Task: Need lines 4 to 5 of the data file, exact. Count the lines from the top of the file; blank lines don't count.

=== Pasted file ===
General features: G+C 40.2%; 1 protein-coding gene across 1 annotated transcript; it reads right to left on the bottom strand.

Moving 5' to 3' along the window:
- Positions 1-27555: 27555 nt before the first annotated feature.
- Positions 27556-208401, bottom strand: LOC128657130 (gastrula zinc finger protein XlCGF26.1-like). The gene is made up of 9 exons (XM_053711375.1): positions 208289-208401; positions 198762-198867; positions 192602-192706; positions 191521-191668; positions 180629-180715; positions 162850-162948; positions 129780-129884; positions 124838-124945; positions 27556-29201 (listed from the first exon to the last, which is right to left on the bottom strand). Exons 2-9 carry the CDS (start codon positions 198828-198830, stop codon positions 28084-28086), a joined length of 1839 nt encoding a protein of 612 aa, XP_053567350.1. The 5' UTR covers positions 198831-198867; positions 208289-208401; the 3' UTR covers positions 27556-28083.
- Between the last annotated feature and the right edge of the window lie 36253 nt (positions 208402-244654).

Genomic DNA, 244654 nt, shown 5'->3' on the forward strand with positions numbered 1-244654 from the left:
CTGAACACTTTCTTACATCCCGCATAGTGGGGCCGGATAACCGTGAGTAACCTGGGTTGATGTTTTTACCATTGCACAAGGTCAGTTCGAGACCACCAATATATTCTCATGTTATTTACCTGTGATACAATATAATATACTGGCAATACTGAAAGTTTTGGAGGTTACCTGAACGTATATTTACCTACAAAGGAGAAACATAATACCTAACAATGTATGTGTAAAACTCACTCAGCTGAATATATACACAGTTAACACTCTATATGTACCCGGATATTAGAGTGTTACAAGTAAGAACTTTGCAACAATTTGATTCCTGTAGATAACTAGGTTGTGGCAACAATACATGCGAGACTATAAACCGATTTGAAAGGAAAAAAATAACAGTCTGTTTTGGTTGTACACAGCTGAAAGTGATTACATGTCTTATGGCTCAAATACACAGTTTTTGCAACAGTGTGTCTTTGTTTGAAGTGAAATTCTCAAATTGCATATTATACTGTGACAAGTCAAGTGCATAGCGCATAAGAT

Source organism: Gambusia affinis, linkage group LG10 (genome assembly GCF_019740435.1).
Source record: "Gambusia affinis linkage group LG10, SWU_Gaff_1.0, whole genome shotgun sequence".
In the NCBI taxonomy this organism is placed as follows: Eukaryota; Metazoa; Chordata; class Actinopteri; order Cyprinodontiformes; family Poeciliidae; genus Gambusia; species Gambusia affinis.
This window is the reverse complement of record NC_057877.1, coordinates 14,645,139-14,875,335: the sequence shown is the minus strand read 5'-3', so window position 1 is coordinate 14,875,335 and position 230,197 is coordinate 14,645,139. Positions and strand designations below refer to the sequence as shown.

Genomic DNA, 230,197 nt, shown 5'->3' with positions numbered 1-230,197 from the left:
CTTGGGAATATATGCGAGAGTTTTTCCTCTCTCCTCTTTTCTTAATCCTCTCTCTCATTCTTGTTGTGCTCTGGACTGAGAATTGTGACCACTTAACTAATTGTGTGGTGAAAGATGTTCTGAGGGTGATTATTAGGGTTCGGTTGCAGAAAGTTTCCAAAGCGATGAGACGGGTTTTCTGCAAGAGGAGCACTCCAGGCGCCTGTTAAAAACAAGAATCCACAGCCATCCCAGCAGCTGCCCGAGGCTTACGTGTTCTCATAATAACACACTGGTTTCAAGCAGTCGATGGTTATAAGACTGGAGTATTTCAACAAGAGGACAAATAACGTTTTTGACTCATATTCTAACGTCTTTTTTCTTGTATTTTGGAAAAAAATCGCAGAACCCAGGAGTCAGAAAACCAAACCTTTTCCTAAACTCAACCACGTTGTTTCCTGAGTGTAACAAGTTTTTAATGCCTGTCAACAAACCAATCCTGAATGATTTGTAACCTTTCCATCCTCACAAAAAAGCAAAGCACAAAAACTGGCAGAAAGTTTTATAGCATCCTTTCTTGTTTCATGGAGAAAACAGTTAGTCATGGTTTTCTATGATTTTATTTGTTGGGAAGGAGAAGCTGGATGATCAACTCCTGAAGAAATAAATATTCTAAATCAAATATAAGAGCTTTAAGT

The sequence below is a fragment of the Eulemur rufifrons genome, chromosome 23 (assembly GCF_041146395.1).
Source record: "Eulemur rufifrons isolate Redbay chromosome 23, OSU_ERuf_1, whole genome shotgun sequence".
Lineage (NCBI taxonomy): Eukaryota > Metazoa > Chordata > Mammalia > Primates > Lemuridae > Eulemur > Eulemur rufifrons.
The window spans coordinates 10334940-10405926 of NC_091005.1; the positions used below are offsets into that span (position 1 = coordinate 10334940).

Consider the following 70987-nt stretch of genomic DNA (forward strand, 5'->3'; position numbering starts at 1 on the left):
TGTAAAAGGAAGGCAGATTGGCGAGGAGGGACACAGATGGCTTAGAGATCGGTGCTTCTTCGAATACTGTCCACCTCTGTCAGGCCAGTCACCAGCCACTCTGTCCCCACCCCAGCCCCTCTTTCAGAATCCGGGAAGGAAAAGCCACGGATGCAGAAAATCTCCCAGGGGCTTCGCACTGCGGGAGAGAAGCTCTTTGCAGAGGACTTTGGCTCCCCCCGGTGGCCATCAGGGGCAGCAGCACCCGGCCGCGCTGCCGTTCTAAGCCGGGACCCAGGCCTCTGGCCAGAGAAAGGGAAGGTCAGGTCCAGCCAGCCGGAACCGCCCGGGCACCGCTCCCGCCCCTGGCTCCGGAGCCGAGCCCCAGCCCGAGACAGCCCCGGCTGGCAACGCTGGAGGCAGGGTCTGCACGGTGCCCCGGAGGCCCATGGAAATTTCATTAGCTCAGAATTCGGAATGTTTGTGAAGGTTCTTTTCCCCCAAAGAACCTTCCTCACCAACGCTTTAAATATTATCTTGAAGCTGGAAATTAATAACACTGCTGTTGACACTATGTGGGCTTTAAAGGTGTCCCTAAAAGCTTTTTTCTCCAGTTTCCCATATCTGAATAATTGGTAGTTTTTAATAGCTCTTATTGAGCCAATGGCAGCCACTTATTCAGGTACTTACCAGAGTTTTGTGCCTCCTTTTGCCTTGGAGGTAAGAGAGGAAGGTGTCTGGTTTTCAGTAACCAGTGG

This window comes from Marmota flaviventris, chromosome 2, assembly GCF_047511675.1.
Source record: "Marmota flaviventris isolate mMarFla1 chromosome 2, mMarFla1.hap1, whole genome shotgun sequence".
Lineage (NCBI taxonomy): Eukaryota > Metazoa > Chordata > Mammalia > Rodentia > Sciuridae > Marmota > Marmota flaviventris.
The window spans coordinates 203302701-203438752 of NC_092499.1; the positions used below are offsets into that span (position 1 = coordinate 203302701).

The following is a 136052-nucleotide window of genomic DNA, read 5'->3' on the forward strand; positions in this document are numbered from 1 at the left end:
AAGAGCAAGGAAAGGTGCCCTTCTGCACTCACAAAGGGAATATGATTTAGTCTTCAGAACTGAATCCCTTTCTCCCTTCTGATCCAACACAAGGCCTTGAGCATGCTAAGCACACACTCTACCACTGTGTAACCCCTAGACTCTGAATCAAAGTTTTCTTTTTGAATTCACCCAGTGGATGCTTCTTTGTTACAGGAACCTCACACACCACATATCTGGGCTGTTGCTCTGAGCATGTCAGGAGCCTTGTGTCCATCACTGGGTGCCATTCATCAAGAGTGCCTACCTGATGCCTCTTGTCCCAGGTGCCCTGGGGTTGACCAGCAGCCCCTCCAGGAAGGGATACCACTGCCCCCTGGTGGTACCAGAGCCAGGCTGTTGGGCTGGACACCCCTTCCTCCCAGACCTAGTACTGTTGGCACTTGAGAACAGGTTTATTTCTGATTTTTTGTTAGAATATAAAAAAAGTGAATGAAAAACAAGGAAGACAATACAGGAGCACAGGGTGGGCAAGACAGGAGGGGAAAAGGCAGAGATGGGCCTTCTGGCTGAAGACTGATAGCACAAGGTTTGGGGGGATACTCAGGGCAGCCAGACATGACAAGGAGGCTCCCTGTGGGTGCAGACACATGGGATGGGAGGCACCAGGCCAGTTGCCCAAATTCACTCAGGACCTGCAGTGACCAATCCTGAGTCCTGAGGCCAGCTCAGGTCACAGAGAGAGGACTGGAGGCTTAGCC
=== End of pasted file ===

- Positions 27556-208401, bottom strand: LOC128657130 (gastrula zinc finger protein XlCGF26.1-like). The gene is made up of 9 exons (XM_053711375.1): positions 208289-208401; positions 198762-198867; positions 192602-192706; positions 191521-191668; positions 180629-180715; positions 162850-162948; positions 129780-129884; positions 124838-124945; positions 27556-29201 (listed from the first exon to the last, which is right to left on the bottom strand). Exons 2-9 carry the CDS (start codon positions 198828-198830, stop codon positions 28084-28086), a joined length of 1839 nt encoding a protein of 612 aa, XP_053567350.1. The 5' UTR covers positions 198831-198867; positions 208289-208401; the 3' UTR covers positions 27556-28083.
- Between the last annotated feature and the right edge of the window lie 36253 nt (positions 208402-244654).